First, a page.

After the events on February 24, 2017, Investigator Cronin attempted to identify the SUV. He consulted with employees at the Anderson Ford car dealership and determined the suspect SUV was a 2002 to 2005 Ford Explorer. Cronin then performed a computer search and located roughly 60 or 70 vehicles registered in Lancaster County that may fit the description of the suspect vehicle. Cronin and other LPD officers visually observed each of these vehicles at the place where they were registered and concluded that none were the vehicle from the February 24, 2017 robbery. Each vehicle either had different door handle colors, wheel options, painted bumpers, bumper stickers, or other observable characteristics that were inconsistent with the suspect Explorer.

         At that point, Investigator Cronin expanded the scope of his search to include vehicles from Omaha. After narrowing the search for known exclusions, Cronin concluded there were to 30 or 40 vehicles which could be the suspect Explorer in Omaha. Cronin and other LPD officers were able to locate, visually observe, and eliminate about half of the vehicles on the Omaha list. Defendant McCain's Ford Explorer was on Cronin's Omaha list, but the LPD officers were unable to personally observe McCain's vehicle during one of the trips to Omaha.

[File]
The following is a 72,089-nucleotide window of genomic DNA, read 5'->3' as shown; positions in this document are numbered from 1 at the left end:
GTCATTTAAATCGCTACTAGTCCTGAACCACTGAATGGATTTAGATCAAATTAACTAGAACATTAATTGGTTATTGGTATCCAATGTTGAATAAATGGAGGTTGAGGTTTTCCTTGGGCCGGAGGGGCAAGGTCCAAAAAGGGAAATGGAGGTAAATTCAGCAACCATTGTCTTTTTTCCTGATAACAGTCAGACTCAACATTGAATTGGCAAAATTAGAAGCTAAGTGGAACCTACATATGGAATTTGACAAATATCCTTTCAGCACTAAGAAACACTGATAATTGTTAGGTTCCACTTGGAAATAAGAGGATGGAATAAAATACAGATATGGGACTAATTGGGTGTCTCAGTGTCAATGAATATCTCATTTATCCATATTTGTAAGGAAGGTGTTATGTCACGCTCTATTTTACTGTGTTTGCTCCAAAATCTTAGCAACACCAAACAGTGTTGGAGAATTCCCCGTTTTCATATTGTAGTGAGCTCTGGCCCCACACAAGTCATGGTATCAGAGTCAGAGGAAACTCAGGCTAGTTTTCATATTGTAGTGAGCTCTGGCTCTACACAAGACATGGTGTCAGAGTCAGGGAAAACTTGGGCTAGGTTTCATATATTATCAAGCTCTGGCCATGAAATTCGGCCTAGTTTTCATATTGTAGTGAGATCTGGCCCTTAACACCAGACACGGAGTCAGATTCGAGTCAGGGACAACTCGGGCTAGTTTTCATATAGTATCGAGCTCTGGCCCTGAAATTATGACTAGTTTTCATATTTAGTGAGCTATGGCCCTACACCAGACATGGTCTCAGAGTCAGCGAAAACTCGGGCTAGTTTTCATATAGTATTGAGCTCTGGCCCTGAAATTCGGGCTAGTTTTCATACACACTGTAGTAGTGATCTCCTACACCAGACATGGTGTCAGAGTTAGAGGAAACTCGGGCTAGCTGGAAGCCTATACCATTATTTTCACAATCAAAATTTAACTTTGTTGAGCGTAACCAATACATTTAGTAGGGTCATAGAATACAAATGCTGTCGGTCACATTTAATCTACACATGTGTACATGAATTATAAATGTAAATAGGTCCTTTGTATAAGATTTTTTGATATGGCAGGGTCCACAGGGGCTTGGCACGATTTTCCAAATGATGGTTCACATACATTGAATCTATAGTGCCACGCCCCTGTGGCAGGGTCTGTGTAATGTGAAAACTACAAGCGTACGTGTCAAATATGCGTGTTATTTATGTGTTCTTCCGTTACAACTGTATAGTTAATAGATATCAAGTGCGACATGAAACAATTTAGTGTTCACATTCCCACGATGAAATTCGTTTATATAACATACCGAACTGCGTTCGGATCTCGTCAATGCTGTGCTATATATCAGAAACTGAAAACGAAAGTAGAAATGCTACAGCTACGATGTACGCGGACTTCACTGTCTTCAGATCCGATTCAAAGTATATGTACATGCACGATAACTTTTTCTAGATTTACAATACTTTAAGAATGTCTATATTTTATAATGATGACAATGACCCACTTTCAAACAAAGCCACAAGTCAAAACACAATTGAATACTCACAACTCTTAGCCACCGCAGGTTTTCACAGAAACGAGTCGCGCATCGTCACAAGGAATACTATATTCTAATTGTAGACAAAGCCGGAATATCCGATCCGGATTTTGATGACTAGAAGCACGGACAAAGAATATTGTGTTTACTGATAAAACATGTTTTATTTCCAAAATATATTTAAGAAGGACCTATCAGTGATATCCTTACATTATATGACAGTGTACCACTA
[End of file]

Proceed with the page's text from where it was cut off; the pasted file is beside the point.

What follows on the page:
On Saturday, April 22, 2017, at approximately 9:25 a.m., the U.S. Bank in Lincoln, Nebraska was robbed again. Investigator Cronin was in his office and received a communication describing the robbery. Like the suspect from the February 24, 2017 robbery, the April 22, 2017 suspect was described as a lone black male wearing a dark-colored parka coat with a fur-lined hood. (Gov. Exh. 5). According to the bank employees, the suspect appeared to be the same height, weight, and general appearance as the February robbery suspect, and he had the same mannerisms, voice, and style of clothing. Based on these factors, the employees of the bank reported to LPD that the April suspect was the same person who robbed the bank on February 24, 2017. But in the April robbery, the suspect escaped riding a bicycle North from the bank, carrying the stolen money in an orange bag.